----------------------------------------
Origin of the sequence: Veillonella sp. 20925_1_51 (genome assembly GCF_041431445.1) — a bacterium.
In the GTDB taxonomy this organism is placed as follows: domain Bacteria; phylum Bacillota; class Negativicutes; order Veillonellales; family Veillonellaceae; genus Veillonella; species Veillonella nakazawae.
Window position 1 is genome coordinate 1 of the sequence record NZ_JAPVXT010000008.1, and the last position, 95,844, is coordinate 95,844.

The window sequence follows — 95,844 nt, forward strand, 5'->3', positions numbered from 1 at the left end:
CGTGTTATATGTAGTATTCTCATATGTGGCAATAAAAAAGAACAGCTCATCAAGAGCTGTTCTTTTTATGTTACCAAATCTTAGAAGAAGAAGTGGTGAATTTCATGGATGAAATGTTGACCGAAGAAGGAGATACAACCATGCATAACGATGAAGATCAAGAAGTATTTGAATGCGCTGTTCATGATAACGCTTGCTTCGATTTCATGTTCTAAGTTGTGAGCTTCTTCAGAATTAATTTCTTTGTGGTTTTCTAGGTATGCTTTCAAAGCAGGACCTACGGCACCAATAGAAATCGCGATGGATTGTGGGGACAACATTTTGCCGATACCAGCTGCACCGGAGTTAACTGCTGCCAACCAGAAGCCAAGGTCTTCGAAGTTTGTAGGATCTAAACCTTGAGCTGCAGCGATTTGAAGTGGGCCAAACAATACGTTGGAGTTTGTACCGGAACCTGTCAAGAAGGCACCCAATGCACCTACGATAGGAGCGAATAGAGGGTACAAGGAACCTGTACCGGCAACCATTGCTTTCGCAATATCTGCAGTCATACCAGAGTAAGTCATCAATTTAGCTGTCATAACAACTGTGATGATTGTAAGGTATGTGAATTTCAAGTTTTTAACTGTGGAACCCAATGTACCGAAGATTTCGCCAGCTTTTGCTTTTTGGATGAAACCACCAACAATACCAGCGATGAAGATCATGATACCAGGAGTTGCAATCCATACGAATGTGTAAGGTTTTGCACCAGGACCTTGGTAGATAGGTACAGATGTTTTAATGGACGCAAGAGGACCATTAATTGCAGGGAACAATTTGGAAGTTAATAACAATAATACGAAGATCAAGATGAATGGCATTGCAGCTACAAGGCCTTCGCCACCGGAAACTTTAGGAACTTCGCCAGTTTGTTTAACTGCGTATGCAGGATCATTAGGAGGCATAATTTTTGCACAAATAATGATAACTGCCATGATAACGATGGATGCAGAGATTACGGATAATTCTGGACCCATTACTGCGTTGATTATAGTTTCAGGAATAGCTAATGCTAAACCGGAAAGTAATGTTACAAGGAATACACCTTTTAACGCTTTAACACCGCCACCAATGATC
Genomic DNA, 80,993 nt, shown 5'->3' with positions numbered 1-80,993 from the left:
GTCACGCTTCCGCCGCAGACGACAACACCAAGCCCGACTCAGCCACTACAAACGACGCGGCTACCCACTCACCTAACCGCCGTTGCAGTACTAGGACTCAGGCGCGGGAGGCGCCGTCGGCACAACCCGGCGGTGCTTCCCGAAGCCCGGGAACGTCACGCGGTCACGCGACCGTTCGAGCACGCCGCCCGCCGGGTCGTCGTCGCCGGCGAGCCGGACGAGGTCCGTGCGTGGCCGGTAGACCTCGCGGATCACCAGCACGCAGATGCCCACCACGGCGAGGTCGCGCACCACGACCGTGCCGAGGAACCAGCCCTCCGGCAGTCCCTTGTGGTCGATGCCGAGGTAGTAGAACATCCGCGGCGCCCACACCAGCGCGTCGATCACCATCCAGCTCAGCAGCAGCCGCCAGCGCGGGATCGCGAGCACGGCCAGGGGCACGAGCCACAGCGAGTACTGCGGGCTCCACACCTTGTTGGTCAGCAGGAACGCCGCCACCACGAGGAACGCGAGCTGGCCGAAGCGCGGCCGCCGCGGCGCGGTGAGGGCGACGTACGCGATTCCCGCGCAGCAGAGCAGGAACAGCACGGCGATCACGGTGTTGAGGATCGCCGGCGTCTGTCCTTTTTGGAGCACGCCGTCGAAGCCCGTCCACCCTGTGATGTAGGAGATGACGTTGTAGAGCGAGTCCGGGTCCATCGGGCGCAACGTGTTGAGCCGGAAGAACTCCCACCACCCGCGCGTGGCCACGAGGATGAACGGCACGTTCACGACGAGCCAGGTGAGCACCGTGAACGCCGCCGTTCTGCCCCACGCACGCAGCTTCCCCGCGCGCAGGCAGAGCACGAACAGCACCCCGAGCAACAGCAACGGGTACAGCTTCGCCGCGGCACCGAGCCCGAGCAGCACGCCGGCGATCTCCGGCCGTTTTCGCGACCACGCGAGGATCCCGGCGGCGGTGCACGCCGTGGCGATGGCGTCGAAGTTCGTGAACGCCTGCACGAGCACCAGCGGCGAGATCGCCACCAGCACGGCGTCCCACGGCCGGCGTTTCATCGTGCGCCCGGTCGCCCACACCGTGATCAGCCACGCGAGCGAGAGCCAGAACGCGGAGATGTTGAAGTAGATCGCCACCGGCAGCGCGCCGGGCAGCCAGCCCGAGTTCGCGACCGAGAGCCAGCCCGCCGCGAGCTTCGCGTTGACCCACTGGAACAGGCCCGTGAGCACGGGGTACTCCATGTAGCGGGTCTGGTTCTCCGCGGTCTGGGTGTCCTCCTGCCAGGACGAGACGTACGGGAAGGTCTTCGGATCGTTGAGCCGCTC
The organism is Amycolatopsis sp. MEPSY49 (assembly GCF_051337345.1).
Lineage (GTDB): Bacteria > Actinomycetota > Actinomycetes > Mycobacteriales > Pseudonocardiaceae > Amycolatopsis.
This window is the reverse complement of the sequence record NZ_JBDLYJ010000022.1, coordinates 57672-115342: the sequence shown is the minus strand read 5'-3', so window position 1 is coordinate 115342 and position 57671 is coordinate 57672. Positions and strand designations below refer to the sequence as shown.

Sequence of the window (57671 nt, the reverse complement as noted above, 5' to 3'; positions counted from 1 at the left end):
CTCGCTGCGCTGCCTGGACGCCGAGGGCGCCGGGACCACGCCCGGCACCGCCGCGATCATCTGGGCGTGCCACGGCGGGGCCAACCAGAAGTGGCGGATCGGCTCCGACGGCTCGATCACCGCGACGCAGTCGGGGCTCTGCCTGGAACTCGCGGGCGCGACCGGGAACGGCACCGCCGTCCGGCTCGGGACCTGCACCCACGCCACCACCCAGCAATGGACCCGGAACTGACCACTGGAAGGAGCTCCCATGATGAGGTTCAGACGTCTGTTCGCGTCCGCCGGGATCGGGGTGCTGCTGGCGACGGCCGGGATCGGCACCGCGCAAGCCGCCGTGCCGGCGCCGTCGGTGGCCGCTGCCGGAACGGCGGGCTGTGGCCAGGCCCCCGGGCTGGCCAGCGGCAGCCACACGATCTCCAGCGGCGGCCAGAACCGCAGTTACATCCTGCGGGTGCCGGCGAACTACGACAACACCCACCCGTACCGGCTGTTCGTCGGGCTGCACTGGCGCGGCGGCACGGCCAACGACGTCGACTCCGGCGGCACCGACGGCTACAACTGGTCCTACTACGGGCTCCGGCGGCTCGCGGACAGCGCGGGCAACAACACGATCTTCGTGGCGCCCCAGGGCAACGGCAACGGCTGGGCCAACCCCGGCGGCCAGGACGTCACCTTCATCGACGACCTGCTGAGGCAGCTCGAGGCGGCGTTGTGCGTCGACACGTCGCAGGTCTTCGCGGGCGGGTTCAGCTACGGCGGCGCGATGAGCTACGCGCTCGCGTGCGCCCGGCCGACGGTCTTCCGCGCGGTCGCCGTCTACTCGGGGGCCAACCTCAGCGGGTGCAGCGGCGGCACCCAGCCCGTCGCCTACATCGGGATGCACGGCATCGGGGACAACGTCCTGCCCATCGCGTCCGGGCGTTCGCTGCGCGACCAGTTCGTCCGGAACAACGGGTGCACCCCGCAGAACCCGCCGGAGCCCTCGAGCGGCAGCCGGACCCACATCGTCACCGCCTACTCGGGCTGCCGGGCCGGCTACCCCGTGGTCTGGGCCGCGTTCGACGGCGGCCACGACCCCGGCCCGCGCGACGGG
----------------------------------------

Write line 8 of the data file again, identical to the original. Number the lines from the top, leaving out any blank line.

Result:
The organism is Amycolatopsis sp. MEPSY49 (assembly GCF_051337345.1).